Sacred Ally Quilts visibly underscore anti-racism work in New Hampshire
Nine United Church of Christ congregations in New Hampshire collaborated to create a project to “prove that racism is not the only reality.” Through a series of quilts that display the last words of George Floyd, they offer a graphic reminder of the need for racial justice.
Nine United Church of Christ congregations in New Hampshire have collaborated to create a project to “prove that racism is not the only reality.” Through a series of quilts that display the last words of George Floyd, they offer a visible symbol, a graphic reminder, of the need for racial justice.
“Immortalizing these tragic words, centers this expression of allyship on the words of a Black man,” said the Rev. Mark Koyama, pastor of the United Church of Jaffrey, which initiated the Sacred Ally Quilt Project. “The white man who killed Mr. Floyd did not listen to these words, but we do. We listen attentively. In response, we create. In response, we remember. In response, we are changed.”
When the United Church of Jaffrey invited participation in the project after Floyd’s death at the hands of Minneapolis police on May 25, nine churches in five counties came together this summer to create 10 quilts.
Harriet Ward, a member of Pilgrim United Church of Christ, Brentwood-Kingston, and chair of the New Hampshire Conference’s racial justice mission group, produced two of them. She worked in the empty sanctuary, for hours a day, in quiet contemplation.
“I am a lifelong quilter. It’s my art and it’s my zen,” said Ward. “I am also the only African American in my church, one of few in my Conference and as I expected, the only African American in this group of quilters. I have a different voice and I wanted it there. I have really strong ideas about what it means to be an ally. An ally would intentionally reach out to the individual or community they want to stand with. I wanted to push that concept.”
Floyd’s last words were divided in eight stanzas, after “deep reflection” by an African American parishioner. Each of the stanzas, which reflected Floyd’s discomfort, pain and death, was made visible on a quilt, with two others added to give the display a visual beginning and end.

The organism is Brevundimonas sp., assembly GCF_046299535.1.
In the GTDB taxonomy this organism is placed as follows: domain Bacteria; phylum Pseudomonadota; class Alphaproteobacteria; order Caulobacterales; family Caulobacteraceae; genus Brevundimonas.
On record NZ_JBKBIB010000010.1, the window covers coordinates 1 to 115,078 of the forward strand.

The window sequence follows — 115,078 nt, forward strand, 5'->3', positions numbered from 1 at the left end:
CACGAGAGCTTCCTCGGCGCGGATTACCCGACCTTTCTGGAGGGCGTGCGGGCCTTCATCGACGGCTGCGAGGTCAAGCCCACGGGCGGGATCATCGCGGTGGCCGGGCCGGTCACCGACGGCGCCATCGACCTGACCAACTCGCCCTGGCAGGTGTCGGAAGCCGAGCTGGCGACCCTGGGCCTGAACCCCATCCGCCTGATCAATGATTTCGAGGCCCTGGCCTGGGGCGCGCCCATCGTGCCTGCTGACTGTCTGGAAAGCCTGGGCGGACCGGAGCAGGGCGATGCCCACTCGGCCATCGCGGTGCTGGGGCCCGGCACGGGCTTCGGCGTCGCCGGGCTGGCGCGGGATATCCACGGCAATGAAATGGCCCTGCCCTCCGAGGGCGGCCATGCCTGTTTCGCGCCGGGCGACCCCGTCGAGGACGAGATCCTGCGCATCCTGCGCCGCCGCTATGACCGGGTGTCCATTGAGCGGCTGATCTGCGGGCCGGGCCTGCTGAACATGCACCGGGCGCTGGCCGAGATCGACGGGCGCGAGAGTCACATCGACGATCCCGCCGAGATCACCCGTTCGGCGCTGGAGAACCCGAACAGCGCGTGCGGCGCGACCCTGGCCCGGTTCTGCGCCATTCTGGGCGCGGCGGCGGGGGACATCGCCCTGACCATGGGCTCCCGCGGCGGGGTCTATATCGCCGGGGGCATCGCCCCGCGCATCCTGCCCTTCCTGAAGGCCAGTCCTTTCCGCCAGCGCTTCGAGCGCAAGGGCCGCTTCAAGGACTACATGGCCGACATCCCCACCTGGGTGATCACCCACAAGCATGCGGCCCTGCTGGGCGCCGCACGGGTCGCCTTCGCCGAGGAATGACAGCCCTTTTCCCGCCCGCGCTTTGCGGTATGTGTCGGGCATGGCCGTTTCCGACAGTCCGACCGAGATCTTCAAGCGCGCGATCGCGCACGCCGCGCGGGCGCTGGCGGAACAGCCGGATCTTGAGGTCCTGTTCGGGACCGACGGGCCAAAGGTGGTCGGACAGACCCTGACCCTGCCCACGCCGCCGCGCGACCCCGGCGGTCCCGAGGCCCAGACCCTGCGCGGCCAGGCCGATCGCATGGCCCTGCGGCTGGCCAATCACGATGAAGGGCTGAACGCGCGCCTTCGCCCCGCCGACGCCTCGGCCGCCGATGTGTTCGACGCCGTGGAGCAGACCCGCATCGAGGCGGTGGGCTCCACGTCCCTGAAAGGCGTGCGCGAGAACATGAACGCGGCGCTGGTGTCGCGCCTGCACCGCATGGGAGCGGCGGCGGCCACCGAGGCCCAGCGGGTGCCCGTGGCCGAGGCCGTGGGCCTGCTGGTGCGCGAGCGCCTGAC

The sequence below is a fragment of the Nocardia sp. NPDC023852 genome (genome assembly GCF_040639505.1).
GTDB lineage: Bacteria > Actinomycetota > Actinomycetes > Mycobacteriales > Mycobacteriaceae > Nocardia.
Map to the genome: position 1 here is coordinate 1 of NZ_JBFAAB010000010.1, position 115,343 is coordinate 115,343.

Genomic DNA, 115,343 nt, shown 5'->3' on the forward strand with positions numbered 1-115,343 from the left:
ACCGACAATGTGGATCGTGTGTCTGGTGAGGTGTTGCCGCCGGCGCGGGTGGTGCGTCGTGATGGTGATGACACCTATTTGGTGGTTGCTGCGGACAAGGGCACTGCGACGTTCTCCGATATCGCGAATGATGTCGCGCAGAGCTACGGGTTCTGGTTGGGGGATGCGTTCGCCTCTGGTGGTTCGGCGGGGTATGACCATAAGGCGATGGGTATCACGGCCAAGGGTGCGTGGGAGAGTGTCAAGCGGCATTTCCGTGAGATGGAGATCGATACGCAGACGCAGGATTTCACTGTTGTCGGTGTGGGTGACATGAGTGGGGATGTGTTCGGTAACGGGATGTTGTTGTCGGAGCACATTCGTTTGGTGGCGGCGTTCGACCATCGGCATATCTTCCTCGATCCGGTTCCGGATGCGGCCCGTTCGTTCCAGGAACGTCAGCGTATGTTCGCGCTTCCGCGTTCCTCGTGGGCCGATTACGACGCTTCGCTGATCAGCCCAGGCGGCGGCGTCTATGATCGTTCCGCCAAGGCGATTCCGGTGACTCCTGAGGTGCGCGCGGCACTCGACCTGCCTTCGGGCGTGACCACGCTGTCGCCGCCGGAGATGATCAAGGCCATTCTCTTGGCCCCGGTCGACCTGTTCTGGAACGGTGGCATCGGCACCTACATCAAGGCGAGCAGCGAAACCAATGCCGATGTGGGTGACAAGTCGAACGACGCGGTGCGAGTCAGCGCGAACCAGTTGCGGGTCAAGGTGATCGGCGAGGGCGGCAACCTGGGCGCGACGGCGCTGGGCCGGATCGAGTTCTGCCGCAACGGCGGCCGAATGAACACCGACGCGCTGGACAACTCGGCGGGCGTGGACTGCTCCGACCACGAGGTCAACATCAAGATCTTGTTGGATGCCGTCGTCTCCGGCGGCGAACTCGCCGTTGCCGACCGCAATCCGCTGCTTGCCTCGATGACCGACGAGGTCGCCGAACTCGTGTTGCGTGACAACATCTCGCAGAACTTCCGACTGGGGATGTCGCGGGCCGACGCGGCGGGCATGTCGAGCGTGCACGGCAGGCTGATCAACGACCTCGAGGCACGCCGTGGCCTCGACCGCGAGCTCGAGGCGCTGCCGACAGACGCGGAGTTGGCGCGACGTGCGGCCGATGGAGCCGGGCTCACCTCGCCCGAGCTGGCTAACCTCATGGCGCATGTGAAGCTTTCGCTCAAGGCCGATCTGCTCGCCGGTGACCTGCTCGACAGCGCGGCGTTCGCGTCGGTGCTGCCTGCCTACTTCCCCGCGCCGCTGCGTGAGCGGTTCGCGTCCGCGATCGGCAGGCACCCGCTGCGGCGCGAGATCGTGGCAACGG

‘I can’t breathe’
“This is not a current event or a headline to me. It’s centuries old. The words are emblematic,” Ward said. “George Floyd said them but all of us have been making that cry since 1618 when the ancestors departed. I thought my quilts would tell a different story. And indeed, they do not look like the others — but then neither do I.”
“One of the strengths of this project is that it brings in a lot of diverse voices,” said Koyama. “The church is, in a sense, the perfect social institution for this, highly attuned to the power of symbolism – like the cross – for thousands of years. With a project with symbolic resonance you create the possibility for meditation and intentional consideration of these complex social issues that face us. It transforms words that have mortal significance.”
‘An uncomfortable education’
“Several of us at Stratham Community Church were horrified at George Floyd’s brutal treatment and murder and the other stories of systemic injustice against Black people and wanted to do something,” said Phyllis Lurvey, coordinator of that church’s quilt. The congregants, who are between pastors and are concerned about COVID-19, embraced the idea of participating in this project to “keep the conversation about rejecting racism and finding just solutions in the long term.”
The Stratham group met on the church lawn, shared information on books they were reading and became more interested in the history of slavery. A few members of the congregation started a Facebook page to share resources online.